Free drug and information service helped worried mom
Seven years ago, Annabel Brown and her two-year-old son, Jack, made their routine visit to her parents’ house. However, the visit took an unexpected turn when Brown saw something white foaming from Jack’s mouth. She became panicked, and quickly tried to remove the small white object.
Brown identified what was left of the dissolving object—one of her father’s pills. That is when she remembered seeing a number for poison control in a parenting magazine. Brown quickly picked up the phone and dialed the call center.
“The woman who answered the phone was calm, cool and collected,” said Brown. “She helped me identify the medication and dose that Jack consumed, discussed possible symptoms to watch for and even expressed concern about me and my well-being.”
The poison control nurse told Brown that the medicine would pass through Jack’s system. She said that it would be okay for Brown to put Jack down for his nap, as long as she woke him up at certain intervals.
The nurse followed up with Brown that night and the next morning to check on both Jack and his concerned mom. . The nurse reminded Brown that Jack was a curious two-year-old toddler, and they were in an environment she could not control. It was an accident that could have happened to any parent. She assured Brown that she did the right thing by acting quickly, and calling the poison control hotline at 1-800-222-1222 for medical advice. At week’s end, the nurse called Brown to check in one last time. “She went above and beyond; it was more than I expected,” she said.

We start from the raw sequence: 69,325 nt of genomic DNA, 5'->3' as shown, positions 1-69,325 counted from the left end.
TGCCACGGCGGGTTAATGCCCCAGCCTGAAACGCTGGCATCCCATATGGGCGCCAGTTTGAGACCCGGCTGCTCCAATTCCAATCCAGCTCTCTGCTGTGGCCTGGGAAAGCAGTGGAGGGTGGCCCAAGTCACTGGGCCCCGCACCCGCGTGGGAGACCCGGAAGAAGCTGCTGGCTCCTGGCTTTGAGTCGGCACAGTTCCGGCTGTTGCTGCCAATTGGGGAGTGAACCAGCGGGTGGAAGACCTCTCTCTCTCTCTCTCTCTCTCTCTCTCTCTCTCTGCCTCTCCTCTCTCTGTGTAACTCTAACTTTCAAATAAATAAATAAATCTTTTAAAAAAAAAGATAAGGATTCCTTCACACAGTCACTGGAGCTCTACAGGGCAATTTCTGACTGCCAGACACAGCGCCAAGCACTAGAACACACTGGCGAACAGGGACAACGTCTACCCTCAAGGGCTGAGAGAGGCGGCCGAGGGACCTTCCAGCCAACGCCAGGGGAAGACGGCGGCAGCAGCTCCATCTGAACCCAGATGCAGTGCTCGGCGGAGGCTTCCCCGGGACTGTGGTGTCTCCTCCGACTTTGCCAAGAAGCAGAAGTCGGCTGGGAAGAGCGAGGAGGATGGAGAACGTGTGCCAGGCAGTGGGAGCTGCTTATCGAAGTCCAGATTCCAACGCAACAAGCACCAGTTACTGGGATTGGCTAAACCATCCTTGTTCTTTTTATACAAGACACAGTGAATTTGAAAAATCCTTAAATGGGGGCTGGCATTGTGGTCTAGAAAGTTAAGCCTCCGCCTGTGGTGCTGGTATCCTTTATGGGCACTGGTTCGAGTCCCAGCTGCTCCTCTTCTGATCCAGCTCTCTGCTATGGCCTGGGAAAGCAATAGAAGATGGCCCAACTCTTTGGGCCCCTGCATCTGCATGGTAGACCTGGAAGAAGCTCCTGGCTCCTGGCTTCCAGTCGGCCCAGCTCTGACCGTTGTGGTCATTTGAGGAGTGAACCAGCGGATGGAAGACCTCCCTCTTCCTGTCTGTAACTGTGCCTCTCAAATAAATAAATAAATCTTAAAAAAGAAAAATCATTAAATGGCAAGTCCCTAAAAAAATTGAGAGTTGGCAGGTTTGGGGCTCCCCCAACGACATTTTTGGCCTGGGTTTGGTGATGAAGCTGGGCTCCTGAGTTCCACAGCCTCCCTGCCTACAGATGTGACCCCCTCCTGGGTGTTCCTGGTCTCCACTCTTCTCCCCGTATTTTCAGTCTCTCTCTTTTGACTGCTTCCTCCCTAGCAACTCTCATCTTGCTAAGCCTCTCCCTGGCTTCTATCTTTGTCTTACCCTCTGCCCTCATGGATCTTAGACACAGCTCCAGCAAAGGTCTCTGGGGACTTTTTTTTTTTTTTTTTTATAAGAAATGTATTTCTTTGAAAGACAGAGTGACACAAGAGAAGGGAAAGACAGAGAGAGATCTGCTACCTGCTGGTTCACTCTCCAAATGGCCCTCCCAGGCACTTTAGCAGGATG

Today, Brown is calm and collected as she tells the story of how the poison center helped care for her son. “I think it is important for parents to know that this free resource is available to them—anytime, anywhere,” said Brown. “It saves you time. It may save you the cost of an Emergency Room visit. Most importantly, the service makes you feel like the individual on the other end of the line genuinely cares about your concern. It’s personable. As a worried, mother, what more could I ask for?”
The Banner Good Samaritan Poison and Drug Information Center receives nearly 18,000 calls each year related to pediatric (five and under) poison exposures. Treatment for many of those cases was managed at home with the help of poison control nurses, rather than in emergency rooms.